Antonin Dvorak’s opera Rusalka, based on Slavic folklore, was first performed in Prague on March 31, 1901, and went on to become one of the most successful Czech operas. The opera’s Měsíčku na nebi hlubokém (“Song to the Moon”) is frequently performed in concert and has been recorded separately to this day.
in all of Greek Mythology, no siblings seem to hold a worse grudge against one another than the two war deities. The Ancient Greek society, in turn, did not hesitate to pit them against one another in their belief, their stories and their worships.
Mesopotamia was in turmoil during the third millennium BCE. The conquest of Sargon the Great resulted in the formation of the world’s first great empire. Akkad grew to be one of the world’s largest cities, and northern and southern Mesopotamia were united for the first time in history. Enheduanna, Sargo of Akkad’s daughter, is a fascinating character in this historical setting.
The word ‘shaman’ conjures up images of medicine men smoking peace pipes, dancing in a trance to drumming around a fire or African sangomas, adorned with leopard skin, throwing dollose bones and shells to divine and drinking beer from calabash. This is far removed from the concept of sophisticated, regal shaman queens of the East in China, Japan and Korea who used their talent and connection with the ‘Otherworld’ to the benefit of their kingdoms and populace. Later this feminine healing power was suppressed and persecuted by religious men, who regarded it as a threat to their faith.
Courtly love was sensual love for an unattainable, idealised lady, but it was essentially pure, which prohibited physical consummation – imagine all of the angst, desire, and jealousy that could incite passion if there was no physical release. That was the theory, at least.
Fredegund (545 – 597 CE), the queen consort of Chilperic I – the Merovingian Frankish king of Soissons, has a reputation of being one of the most bloodthirsty and sadistic women in history. Accounts by Gregory, the Bishop of Tours (539 – 594 CE), depict her as a murderous lady who achieved power through her husband and used it to keep his kingdom in a state of war for more than forty years. She was also known as an early exponent of dirty warfare who relied heavily on poison and other covert operations
Sword dancing has found its place in many different cultures. In Asia, the sword dance is often used for plot descriptions and characterization in Chinese opera. In Pakistan and Nepal, military dances are still commonly performed for weddings and other occasions. In India, the Paika Akhada (“warrior school”) previously used to train Odisha warriors, is performed in the streets during festivals. Sword dances are also performed all over Europe, particularly in areas corresponding to the boundaries of what used to be the Holy Roman Empire.
One of the most famous Roman antiquity inscriptions comes from Vindolanda, a fort along Hadrian’s Wall in northern Britain. This is Claudia Severa’s so-called “birthday letter,” which she wrote to her friend Sulpicia Lepidina around 100 CE. Severa dictated to a scribe on a small wooden tablet the invitation to her friend for a birthday celebration on September 11th, as well as well wishes in her own handwriting.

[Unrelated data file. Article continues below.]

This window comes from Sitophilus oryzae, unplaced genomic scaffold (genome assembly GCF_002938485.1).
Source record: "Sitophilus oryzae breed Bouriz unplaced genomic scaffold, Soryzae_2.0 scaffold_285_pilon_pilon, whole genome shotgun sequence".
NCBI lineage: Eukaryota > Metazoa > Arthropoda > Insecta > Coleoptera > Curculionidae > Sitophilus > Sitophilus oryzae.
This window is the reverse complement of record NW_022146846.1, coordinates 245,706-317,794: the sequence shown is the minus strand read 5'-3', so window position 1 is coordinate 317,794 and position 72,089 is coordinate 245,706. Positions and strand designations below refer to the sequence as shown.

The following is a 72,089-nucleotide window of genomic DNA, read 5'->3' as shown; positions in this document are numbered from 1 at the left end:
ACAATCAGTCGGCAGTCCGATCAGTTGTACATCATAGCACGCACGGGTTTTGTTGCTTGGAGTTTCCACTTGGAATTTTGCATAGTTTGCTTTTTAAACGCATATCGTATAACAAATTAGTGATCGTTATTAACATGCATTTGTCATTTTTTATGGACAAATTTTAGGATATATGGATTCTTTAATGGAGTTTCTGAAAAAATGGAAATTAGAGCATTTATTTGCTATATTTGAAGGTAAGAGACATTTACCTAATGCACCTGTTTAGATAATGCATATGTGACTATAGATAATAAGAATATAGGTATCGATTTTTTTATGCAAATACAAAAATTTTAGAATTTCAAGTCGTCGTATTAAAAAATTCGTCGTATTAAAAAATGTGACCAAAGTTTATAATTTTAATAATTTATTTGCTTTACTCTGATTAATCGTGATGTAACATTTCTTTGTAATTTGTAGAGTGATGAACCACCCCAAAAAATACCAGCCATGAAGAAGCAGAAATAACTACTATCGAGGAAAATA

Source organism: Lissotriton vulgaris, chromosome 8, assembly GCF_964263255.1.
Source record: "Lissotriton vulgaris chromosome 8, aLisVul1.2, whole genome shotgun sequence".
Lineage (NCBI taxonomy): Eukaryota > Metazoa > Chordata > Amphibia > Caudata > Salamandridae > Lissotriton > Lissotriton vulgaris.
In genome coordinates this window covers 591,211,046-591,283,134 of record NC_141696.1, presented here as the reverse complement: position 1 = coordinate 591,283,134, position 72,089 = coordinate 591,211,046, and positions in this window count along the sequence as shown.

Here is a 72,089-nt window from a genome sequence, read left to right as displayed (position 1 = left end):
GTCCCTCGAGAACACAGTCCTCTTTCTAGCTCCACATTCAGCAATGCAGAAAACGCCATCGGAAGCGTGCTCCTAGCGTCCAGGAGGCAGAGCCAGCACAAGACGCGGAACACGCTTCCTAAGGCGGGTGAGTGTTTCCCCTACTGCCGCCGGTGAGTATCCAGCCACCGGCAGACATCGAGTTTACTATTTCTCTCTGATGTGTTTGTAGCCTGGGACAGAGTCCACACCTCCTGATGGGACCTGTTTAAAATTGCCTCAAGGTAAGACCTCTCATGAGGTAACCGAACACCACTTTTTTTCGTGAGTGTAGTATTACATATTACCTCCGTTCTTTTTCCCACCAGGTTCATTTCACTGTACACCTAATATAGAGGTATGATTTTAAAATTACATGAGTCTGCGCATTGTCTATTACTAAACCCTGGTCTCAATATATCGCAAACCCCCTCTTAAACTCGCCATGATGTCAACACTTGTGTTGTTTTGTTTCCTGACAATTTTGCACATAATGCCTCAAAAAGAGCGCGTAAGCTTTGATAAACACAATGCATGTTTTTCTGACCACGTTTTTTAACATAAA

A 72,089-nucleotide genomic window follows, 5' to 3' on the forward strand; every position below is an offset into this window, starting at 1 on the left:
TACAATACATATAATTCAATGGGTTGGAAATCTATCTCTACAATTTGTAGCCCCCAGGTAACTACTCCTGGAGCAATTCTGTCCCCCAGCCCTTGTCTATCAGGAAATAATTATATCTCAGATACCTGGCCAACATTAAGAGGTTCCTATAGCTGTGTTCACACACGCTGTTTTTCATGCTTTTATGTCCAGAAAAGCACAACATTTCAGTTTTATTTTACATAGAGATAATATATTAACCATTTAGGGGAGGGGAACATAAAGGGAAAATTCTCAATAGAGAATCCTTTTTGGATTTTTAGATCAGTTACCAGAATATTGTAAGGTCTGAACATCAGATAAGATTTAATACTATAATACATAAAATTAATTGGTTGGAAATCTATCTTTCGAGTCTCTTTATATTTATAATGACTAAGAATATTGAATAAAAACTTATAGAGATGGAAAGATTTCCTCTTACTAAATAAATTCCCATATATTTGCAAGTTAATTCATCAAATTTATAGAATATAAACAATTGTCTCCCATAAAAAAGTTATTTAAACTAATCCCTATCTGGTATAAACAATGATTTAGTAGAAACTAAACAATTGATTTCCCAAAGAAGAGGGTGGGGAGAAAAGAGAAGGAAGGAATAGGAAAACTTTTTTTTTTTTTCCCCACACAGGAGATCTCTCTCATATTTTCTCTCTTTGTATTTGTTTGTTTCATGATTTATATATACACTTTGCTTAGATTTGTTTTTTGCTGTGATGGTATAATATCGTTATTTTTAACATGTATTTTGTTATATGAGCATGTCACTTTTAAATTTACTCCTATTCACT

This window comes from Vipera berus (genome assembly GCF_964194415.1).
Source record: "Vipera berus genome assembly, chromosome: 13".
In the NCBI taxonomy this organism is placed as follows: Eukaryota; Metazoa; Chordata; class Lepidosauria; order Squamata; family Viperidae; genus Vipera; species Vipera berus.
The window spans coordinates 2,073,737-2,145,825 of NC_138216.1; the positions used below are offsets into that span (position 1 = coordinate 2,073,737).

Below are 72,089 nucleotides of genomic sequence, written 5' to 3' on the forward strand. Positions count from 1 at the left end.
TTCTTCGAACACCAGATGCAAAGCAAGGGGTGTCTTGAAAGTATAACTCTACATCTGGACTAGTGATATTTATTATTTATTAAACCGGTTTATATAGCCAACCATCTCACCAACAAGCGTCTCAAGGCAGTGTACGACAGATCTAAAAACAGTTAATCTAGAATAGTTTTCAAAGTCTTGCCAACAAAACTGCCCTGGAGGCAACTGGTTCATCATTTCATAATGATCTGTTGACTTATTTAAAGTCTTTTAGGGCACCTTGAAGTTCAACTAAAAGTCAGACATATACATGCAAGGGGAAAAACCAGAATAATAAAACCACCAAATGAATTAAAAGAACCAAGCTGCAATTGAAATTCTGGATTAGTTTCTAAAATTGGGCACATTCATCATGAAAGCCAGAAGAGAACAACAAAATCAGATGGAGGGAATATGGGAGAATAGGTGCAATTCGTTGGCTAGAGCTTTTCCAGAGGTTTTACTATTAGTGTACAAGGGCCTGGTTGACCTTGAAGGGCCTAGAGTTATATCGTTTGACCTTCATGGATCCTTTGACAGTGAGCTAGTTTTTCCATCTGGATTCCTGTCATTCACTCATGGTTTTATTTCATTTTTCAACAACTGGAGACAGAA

The werewolf is a staple of supernatural fiction these days, and one could be forgiven for thinking that this snarling creature was created during the Medieval and Early Modern periods as a result of superstitions around witchcraft and black magic. But the werewolf is much older than that.
About 48 million years ago, an owl swooped down to catch its prey in broad daylight – we know this because in 2018 Dickinson Museum Researchers found the exquisitely preserved remains of the owl. Its skull shares a telltale characteristic with modern-day hawks which also hunt by day. As they have evidently existed since the ancient times, the owl has been regarded with fascination, awe and fear throughout history. They feature prominently in the myths and legends of a variety of cultures.
Apples have a prominent place in world mythology, often associated with paradise, magic, knowledge and sensual experience. Legendary magician Merlin were said to carry a silver bough from an apple tree which allowed him to cross into the other worlds and to return to the land of the living. It’s no accident, then, that the apple tree is closely associated with knowledge, truth and enlightenment. The association between apples and knowledge continues In the Christian tradition as Eve offers Adam an apple – a forbidden fruit which grew on the tree of knowledge. Images after images were painted of this scene and the “forbidden fruit” became immortalized in arts as an apple.
In his Argonautica, ancient Greek author Apollonius of Rhodes provides a rather romantic introduction of Medea as a young woman desperately in love. Unfortunately, this introduction quickly takes on a sinister turn and casts Medea as one of the most infamous and controversial figures in Greek mythology.